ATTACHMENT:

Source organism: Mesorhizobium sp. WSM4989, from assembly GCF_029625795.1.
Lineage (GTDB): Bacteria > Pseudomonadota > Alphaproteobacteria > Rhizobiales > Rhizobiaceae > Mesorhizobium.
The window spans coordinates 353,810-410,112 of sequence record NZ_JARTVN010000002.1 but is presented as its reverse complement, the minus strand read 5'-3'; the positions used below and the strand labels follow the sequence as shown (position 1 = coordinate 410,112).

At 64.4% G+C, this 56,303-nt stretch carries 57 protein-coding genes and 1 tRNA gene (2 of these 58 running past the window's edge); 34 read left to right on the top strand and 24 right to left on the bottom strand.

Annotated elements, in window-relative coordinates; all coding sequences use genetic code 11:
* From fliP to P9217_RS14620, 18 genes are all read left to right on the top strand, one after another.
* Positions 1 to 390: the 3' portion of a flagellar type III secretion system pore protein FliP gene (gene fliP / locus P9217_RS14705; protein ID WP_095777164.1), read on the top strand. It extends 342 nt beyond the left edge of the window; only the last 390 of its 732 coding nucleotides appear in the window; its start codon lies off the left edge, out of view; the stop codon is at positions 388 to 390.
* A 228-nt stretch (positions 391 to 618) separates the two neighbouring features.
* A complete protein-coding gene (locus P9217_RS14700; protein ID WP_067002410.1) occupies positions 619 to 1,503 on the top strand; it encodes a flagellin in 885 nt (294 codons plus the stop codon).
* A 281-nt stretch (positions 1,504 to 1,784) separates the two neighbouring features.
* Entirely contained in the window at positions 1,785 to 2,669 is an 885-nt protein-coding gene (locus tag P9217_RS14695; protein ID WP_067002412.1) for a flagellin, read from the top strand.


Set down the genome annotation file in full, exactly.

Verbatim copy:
Source organism: Mesorhizobium sp. WSM4989, from assembly GCF_029625795.1.
Lineage (GTDB): Bacteria > Pseudomonadota > Alphaproteobacteria > Rhizobiales > Rhizobiaceae > Mesorhizobium.
The window spans coordinates 353,810-410,112 of sequence record NZ_JARTVN010000002.1 but is presented as its reverse complement, the minus strand read 5'-3'; the positions used below and the strand labels follow the sequence as shown (position 1 = coordinate 410,112).

At 64.4% G+C, this 56,303-nt stretch carries 57 protein-coding genes and 1 tRNA gene (2 of these 58 running past the window's edge); 34 read left to right on the top strand and 24 right to left on the bottom strand.

Annotated elements, in window-relative coordinates; all coding sequences use genetic code 11:
* From fliP to P9217_RS14620, 18 genes are all read left to right on the top strand, one after another.
* Positions 1 to 390: the 3' portion of a flagellar type III secretion system pore protein FliP gene (gene fliP / locus P9217_RS14705; protein ID WP_095777164.1), read on the top strand. It extends 342 nt beyond the left edge of the window; only the last 390 of its 732 coding nucleotides appear in the window; its start codon lies off the left edge, out of view; the stop codon is at positions 388 to 390.
* A 228-nt stretch (positions 391 to 618) separates the two neighbouring features.
* A complete protein-coding gene (locus P9217_RS14700; protein ID WP_067002410.1) occupies positions 619 to 1,503 on the top strand; it encodes a flagellin in 885 nt (294 codons plus the stop codon).
* A 281-nt stretch (positions 1,504 to 1,784) separates the two neighbouring features.
* Entirely contained in the window at positions 1,785 to 2,669 is an 885-nt protein-coding gene (locus tag P9217_RS14695; protein ID WP_067002412.1) for a flagellin, read from the top strand.